Good question. I hear these things too, yet though I mix in reasonably broad circles I rarely meet religious people and routinely meet atheists. I've never detected the "return to Christianity" one hears about.

Of course, that's anecdotal evidence for what is a statistical question. I don't have the stats, so I don't really know.

Having said that, I'd be wary of statistics based on surveys that relate to people's self-image. See this article currently running in Slate:

"Why do Americans claim to be more religious than they are?" (http://www.slate.com/id/2278923/)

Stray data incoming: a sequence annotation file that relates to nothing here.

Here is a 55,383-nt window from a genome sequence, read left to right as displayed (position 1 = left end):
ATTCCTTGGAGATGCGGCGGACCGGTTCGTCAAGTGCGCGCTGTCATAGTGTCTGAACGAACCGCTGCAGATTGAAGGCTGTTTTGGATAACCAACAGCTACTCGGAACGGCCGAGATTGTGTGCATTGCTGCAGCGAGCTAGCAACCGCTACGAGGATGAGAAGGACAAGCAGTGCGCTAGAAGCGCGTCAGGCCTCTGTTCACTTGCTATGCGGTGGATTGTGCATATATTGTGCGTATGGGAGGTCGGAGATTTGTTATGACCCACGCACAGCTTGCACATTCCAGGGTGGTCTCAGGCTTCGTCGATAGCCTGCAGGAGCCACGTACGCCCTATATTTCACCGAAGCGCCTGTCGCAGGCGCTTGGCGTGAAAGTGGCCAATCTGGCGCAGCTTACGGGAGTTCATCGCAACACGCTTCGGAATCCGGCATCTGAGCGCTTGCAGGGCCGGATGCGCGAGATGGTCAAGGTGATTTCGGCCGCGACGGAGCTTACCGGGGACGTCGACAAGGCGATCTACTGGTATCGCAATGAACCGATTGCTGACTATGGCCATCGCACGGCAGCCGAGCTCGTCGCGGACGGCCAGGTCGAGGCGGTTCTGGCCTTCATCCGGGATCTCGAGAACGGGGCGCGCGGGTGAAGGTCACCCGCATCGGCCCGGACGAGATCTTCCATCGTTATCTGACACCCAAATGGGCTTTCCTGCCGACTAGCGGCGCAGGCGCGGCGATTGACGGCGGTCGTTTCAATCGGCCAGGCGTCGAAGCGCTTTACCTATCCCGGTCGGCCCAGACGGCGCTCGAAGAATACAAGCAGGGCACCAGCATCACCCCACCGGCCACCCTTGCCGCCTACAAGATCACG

"Beyond the polls, social scientists have conducted more rigorous analyses of religious behavior. Rather than ask people how often they attend church, the better studies measure what people actually do. The results are surprising. Americans are hardly more religious than people living in other industrialized countries. Yet they consistently—and more or less uniquely—want others to believe they are more religious than they really are."